When PWC accidents do occur, however, they can be severe. According to U.S. Coast Guard figures, nearly 50 percent of all boating accidents are PWC-related. Almost half of those lead to injuries; some 75 percent of severe, collision-related PWC injuries occur with two or more PWCs; and deaths related to PWC accidents generally are from blunt trauma, such as a hit to the head, not from drowning.

All too often, alcohol plays a role in waterway accidents. Statistics released through the USCG to the Insurance Information Institute show that over the last decade, accidents related to alcohol use by recreational boat users accounted for 7.5 percent of all cumulative boating mishaps. Even more frightening to those using the waterways is that eight out of every 10 victims in fatal boating accidents were not wearing a life jacket.

On a positive note, the USCG reports that recreational boating fatalities are decreasing. The study notes that fatalities have dropped from more than 800 five years ago, to 678 fatalities through mid-December of 2000.

Meeting boaters’ needs
When it comes to PWCs, the majority of Jet Ski, Sea-Doo, and other jet-powered craft aren’t covered by homeowners policies.

Tony Alcala, marketing and operations manager for Sun Coast General Insurance Agency Inc., which has been writing PWC policies for six years, notes that there can be confusion with customers regarding just what is and isn’t covered.

“There’s about a 50 percent ratio of consumers that think their homeowners policy covers their PWC,” Alcala commented from the Laguna Hills, Calif., office. As for hauling the PWC, Alcala noted that there is another 50 percent who think their auto policy covers the trailer. According to Alcala, PWC policies make up about 10 percent of the insurance business for Sun Coast. “Most people don’t utilize their PWC year-round, so some [wonder] why should they keep paying,” Alcala said. “Thus, cancellations and return premiums are always an issue.”

Virginia-based BoatU.S. Marine Insurance, with offices across the U.S., offers a PWC program underwritten by CNA or Seaworthy Insurance Company. Aimed at the safe driver, the PWC policy presents broad coverage, a complete package policy and 24-hour emergency assistance.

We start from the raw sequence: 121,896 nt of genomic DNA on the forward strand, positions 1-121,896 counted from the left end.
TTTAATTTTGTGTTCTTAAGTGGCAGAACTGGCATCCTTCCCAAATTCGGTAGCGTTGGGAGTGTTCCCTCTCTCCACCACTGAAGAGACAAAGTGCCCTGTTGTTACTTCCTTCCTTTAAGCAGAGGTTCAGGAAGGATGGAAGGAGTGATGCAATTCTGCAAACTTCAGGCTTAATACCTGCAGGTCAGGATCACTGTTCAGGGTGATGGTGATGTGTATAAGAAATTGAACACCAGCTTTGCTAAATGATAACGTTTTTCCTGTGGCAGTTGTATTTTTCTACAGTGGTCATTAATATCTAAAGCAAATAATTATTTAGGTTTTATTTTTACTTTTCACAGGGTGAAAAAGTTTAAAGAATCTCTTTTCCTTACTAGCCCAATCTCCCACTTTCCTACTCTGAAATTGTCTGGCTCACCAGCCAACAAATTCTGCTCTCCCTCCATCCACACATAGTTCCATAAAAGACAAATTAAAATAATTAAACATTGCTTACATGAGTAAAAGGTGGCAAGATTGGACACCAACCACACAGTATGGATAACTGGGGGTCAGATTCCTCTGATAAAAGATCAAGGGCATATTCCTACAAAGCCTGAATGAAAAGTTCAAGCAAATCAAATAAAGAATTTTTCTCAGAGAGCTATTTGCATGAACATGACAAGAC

BoatU.S. has four different policies directed towards the need of boaters, ranging from yachts to personal watercraft. Coverage is available in all 50 states, along with Canada, Mexico, the Bahamas and Bermuda.

Sales of personal watercraft are basically flat at the moment, according to Becky Squires, spokeswoman for BoatU.S.

“I don’t see any major changes in the underwriting market for PWCs in the near future. One thing people need to know is that the rate of theft of PWCs is higher than any other boat, due to the fact that they are smaller and easier to move around.”

Looking for coverage
In figures released highlighting the North American market, the PWC business has experienced a slowdown normally associated with cyclical consumer products. According to information released by Bombardier, a leading PWC manufacturer, that market appears to be slowing down for the moment in terms of the sales of new units.

In the selling season ending Sept. 30, 1999, North American retail sales totaled 112,000 units, a 17.6 percent drop from 136,000 units sold during the previous year. The retail sales of PWCs in the international market were estimated at 22,000 units for the selling season concluded Sept. 30, 1999, a 12 percent decrease compared with 25,000 units sold in the previous season.

Another potential major problem for the California PWC industry would be a bill which gained approval by a 10-9 vote May 7 in the California Assembly Committee on Transportation. AB 759 would allow local governments to ban personal watercraft, permitting any city or county to adopt an ordinance to forbid the use of personal watercraft in any navigable water which resides in its jurisdiction. The legislation is an attempt to regulate inappropriate behavior on California’s waterways by some PWC users, which has led to accidents and environmental pollution.

However, according to a number of industry insiders, underwriting PWCs is seen as good business overall, and the policies are considered easy to write. But one misconception that agents can help their customers overcome is that they don’t need PWC insurance if the crafts are not being put to use. Insureds often fail to consider such problems as theft and damage as a result of storage location.